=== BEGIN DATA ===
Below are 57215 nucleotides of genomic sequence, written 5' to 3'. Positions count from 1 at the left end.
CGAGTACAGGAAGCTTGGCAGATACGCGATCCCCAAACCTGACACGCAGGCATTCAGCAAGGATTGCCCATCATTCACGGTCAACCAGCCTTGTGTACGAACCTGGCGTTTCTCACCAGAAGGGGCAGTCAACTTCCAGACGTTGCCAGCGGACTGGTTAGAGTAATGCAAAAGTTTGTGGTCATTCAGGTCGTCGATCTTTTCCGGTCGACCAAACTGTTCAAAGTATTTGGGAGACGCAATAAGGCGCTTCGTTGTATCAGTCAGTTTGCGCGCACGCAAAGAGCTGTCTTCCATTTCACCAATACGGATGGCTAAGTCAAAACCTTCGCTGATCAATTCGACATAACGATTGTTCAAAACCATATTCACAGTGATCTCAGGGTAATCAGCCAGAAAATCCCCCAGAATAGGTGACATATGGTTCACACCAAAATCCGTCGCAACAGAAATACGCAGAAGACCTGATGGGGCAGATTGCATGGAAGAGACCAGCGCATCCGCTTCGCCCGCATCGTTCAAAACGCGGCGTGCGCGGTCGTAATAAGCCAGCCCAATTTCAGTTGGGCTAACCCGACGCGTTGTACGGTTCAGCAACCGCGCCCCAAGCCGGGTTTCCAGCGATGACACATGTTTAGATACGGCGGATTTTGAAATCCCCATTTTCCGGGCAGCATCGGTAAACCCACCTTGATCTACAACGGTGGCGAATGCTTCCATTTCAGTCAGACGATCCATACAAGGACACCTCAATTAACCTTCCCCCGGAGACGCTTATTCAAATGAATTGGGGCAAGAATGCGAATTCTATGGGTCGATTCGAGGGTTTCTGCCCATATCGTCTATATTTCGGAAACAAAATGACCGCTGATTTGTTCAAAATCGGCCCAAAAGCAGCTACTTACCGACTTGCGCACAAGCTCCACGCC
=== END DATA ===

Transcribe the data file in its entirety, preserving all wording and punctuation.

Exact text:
Below are 57215 nucleotides of genomic sequence, written 5' to 3'. Positions count from 1 at the left end.
CGAGTACAGGAAGCTTGGCAGATACGCGATCCCCAAACCTGACACGCAGGCATTCAGCAAGGATTGCCCATCATTCACGGTCAACCAGCCTTGTGTACGAACCTGGCGTTTCTCACCAGAAGGGGCAGTCAACTTCCAGACGTTGCCAGCGGACTGGTTAGAGTAATGCAAAAGTTTGTGGTCATTCAGGTCGTCGATCTTTTCCGGTCGACCAAACTGTTCAAAGTATTTGGGAGACGCAATAAGGCGCTTCGTTGTATCAGTCAGTTTGCGCGCACGCAAAGAGCTGTCTTCCATTTCACCAATACGGATGGCTAAGTCAAAACCTTCGCTGATCAATTCGACATAACGATTGTTCAAAACCATATTCACAGTGATCTCAGGGTAATCAGCCAGAAAATCCCCCAGAATAGGTGACATATGGTTCACACCAAAATCCGTCGCAACAGAAATACGCAGAAGACCTGATGGGGCAGATTGCATGGAAGAGACCAGCGCATCCGCTTCGCCCGCATCGTTCAAAACGCGGCGTGCGCGGTCGTAATAAGCCAGCCCAATTTCAGTTGGGCTAACCCGACGCGTTGTACGGTTCAGCAACCGCGCCCCAAGCCGGGTTTCCAGCGATGACACATGTTTAGATACGGCGGATTTTGAAATCCCCATTTTCCGGGCAGCATCGGTAAACCCACCTTGATCTACAACGGTGGCGAATGCTTCCATTTCAGTCAGACGATCCATACAAGGACACCTCAATTAACCTTCCCCCGGAGACGCTTATTCAAATGAATTGGGGCAAGAATGCGAATTCTATGGGTCGATTCGAGGGTTTCTGCCCATATCGTCTATATTTCGGAAACAAAATGACCGCTGATTTGTTCAAAATCGGCCCAAAAGCAGCTACTTACCGACTTGCGCACAAGCTCCACGCC